I will be hosting this book - The Guernsey Literary and Potato Peel Pie Society by Mary Ann Shaffer and Annie Barrows* - for my #LitHappensBookClub in July as well as the movie for July's Food'N'Flix. However, I thought I'd share the recipe that the book inspired me to make: the eponymous Potato Peel Pie.
On the Page
Synopsis: Juliet Ashton receives a letter from a complete stranger Dawsey Adams, a founding member of the Guernsey Literary and Potato Peel Pie Society. And so begins a compelling correspondence with the society's members, learning about their island, discovering their tastes in books, and seeing the impact the recent German occupation has had on their lives. Captivated by their stories, Ashton sets sail for Guernsey and her life is forever altered...in a lovely way.
I have always loved epistolary novels. There is something inherently voyeuristic about reading a story comprised solely of letters and telegrams. You get the sense that you've uncovered a box of old correspondence in an attic, but there's no harm in reading them. And what's a little bit more intriguing, at least to me, is that you aren't inhabiting the narrator's mind; you are reading what the narrator wishes another character to read. There's always some subjectivity and, perhaps, unintentional posturing involved. It's fascinating.
Some of my favorite passages...
Juliet to Sophie. "Mark is here. Mark, who is rich and debonair and wants to marry me. Mark, whom I was doing very well without. Why can't I stop thinking about Dawsey, who probably doesn't give a hoot about me. But maybe he does. Maybe I was about to find out what's on the other side of that silence. Damn, damn, and damn. It's two in the morning, I have not a fingernail to my name, and I look at least a hundred years old. Maybe Mark will be repulsed by my haggard mein when he sees me. Maybe he will spurn me. I don't know that I will be disappointed if he does" (pg. 211).
Dawsey to Juliet. "I am happy you liked the white lilacs. I will tel you about Mrs. Dilwyn's soap. Around the middle of the Occupation, soap became scarce; families were only allowed one tablet per person a month. It was made of some kind of French clay and lay like a dead thing in the washtub. It made no lather - you just had to scrub and hope it worked. Being clean was hard work, and we had all got used to being more or less dirty, along with our clothes. ...One day Mr. Scope's pig died of milk fever. Since no one dared eat it, Mr. Scope offered me the carcass. I remembered my mother making soat from fat, so I thought I could try it. ...When the soap had hardened enough, we cut it into circles with Amelia's biscuit cutter. I wrapped the soap in cheese cloth, Elizabeth tied bows of red yarn, and we gave them as presents to all the ladies at the Society's next meeting. For a week or two, anyway, we looked like respectable folks" (pp. 79-80).
While I wouldn't call this book a riveting historical fiction, as far as World War II happenings go, I found myself growing more and more enamored with the people of Guernsey. And it has inspired me to look more deeply into the English Channel islands and their geographical role in the war.
Also, I always adore a book that is so clearly a love letter to letters and words. Quite literally the characters in the book are brought together by words and books. It's a fantastic homage to the written word.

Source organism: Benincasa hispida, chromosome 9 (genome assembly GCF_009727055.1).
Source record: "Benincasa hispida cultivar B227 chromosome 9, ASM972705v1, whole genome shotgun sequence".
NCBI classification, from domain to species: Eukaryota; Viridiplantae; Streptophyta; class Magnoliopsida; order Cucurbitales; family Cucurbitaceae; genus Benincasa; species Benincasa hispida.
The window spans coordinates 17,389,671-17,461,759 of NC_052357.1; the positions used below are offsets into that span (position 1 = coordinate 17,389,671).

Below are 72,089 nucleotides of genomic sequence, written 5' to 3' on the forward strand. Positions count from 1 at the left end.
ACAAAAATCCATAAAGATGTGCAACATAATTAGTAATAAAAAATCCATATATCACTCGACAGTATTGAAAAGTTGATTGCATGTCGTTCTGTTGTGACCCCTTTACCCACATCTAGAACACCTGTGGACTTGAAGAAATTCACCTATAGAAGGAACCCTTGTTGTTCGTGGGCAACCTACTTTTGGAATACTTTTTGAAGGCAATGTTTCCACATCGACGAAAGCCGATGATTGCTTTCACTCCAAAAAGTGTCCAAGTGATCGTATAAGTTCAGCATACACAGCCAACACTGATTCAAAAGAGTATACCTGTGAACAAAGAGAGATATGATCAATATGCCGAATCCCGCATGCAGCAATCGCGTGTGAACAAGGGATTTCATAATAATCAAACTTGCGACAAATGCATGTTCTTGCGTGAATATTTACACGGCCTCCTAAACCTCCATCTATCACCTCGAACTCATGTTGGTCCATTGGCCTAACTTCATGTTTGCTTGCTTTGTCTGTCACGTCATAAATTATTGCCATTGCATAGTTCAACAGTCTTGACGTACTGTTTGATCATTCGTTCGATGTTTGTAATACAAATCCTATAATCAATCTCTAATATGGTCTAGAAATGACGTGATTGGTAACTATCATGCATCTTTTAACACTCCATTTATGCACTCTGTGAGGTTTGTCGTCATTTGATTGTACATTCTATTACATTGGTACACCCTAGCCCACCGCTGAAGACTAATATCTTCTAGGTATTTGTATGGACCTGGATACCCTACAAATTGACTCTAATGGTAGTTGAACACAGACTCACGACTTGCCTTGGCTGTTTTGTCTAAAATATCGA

On the Plate
There was no question in my mind that I had to attempt a potato peel pie. In a letter from Amelia Maugery to Juliet, she writes, "Will Thisbee was responsible for the inclusion of Potato Peel Pie in our society's name. Germans or no, he wasn't going to go to any meetings unless there were eats! So refreshments became part of our program. Since there was scant butter, less flour, and no sugar to spare on Guernsey then, Will concocted a potato peel pie: mashed potatoes for filling, strained beets for sweetness, and potato peelings for crust. Will's recipes are usually dubious but this one became a favorite" (pg. 51).
Okay, I couldn't quite manage a dessert potato pie; but I did create potato peel ribbons and whipped up a savory potato pie. The boys sat down to breakfast and objected, "This isn't the way it was described, Mom." Well, I took some liberties. "And it's not new. This is just your regular potato frittata. True enough.
But, for this version, I made sure to make the potato peels very apparent!
Ingredients makes one 9" frittata
- 1 pound organic potatoes (peeled, then thinly sliced. I use my mandolin slicer set on the thinnest setting)
- 1 T butter
- 6 eggs
- 1/4 C fresh herbs (I used oregano, thyme, and parsley)
- freshly ground pepper
- flake salt for serving
Preheat oven to 350 degrees F. Place your potato peels and slices in a pan and cover them with water. Bring the water to a boil and cook until the potatoes are firm but piercable with a fork. Drain and set aside.
Cover with foil and bake in a 350 degree oven for 50 minutes. Uncover and return to the oven for an additional 10 minutes. Let cool slightly. Sprinkle with good quality flake salt and serve. This is just as good cold the next day.
Stay tuned for more recipes inspired by this story come July when I host it for #LitHappensBookClub and #FoodNFlix.
*This blog currently has a partnership with Amazon.com in their affiliate program, which gives me a small percentage of sales if you buy a product through a link on my blog. It doesn't cost you anything more. If you are uncomfortable with this, feel free to go directly to Amazon.com and search for the item of your choice.
Click to see what everyone else read in June 2019: here.